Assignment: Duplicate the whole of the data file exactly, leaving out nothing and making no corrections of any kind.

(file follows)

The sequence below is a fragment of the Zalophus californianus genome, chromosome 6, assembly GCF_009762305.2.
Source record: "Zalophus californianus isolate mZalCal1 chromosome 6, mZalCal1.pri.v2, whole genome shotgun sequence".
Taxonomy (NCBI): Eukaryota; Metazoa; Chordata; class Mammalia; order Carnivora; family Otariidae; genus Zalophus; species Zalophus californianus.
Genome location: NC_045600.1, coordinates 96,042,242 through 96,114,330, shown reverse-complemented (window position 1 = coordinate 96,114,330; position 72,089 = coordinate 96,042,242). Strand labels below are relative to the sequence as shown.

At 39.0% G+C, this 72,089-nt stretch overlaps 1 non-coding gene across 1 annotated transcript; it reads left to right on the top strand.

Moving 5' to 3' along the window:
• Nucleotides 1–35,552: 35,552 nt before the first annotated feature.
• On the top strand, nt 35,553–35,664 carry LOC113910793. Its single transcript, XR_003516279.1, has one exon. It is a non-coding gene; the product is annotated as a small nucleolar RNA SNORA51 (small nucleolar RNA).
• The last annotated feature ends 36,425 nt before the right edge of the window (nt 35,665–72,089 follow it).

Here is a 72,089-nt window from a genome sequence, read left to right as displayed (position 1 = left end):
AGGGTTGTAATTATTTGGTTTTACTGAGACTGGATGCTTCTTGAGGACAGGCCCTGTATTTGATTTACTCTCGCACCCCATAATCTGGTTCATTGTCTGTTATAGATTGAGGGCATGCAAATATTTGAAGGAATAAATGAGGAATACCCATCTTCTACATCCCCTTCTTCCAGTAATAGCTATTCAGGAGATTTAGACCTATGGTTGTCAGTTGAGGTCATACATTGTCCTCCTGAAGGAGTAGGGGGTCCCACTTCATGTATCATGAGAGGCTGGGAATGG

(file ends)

The sequence below is a fragment of the Zalophus californianus genome, chromosome 6, assembly GCF_009762305.2.
Source record: "Zalophus californianus isolate mZalCal1 chromosome 6, mZalCal1.pri.v2, whole genome shotgun sequence".
Taxonomy (NCBI): Eukaryota; Metazoa; Chordata; class Mammalia; order Carnivora; family Otariidae; genus Zalophus; species Zalophus californianus.
Genome location: NC_045600.1, coordinates 96,042,242 through 96,114,330, shown reverse-complemented (window position 1 = coordinate 96,114,330; position 72,089 = coordinate 96,042,242). Strand labels below are relative to the sequence as shown.

At 39.0% G+C, this 72,089-nt stretch overlaps 1 non-coding gene across 1 annotated transcript; it reads left to right on the top strand.

Moving 5' to 3' along the window:
• Nucleotides 1–35,552: 35,552 nt before the first annotated feature.
• On the top strand, nt 35,553–35,664 carry LOC113910793. Its single transcript, XR_003516279.1, has one exon. It is a non-coding gene; the product is annotated as a small nucleolar RNA SNORA51 (small nucleolar RNA).
• The last annotated feature ends 36,425 nt before the right edge of the window (nt 35,665–72,089 follow it).

Here is a 72,089-nt window from a genome sequence, read left to right as displayed (position 1 = left end):
AGGGTTGTAATTATTTGGTTTTACTGAGACTGGATGCTTCTTGAGGACAGGCCCTGTATTTGATTTACTCTCGCACCCCATAATCTGGTTCATTGTCTGTTATAGATTGAGGGCATGCAAATATTTGAAGGAATAAATGAGGAATACCCATCTTCTACATCCCCTTCTTCCAGTAATAGCTATTCAGGAGATTTAGACCTATGGTTGTCAGTTGAGGTCATACATTGTCCTCCTGAAGGAGTAGGGGGTCCCACTTCATGTATCATGAGAGGCTGGGAATGG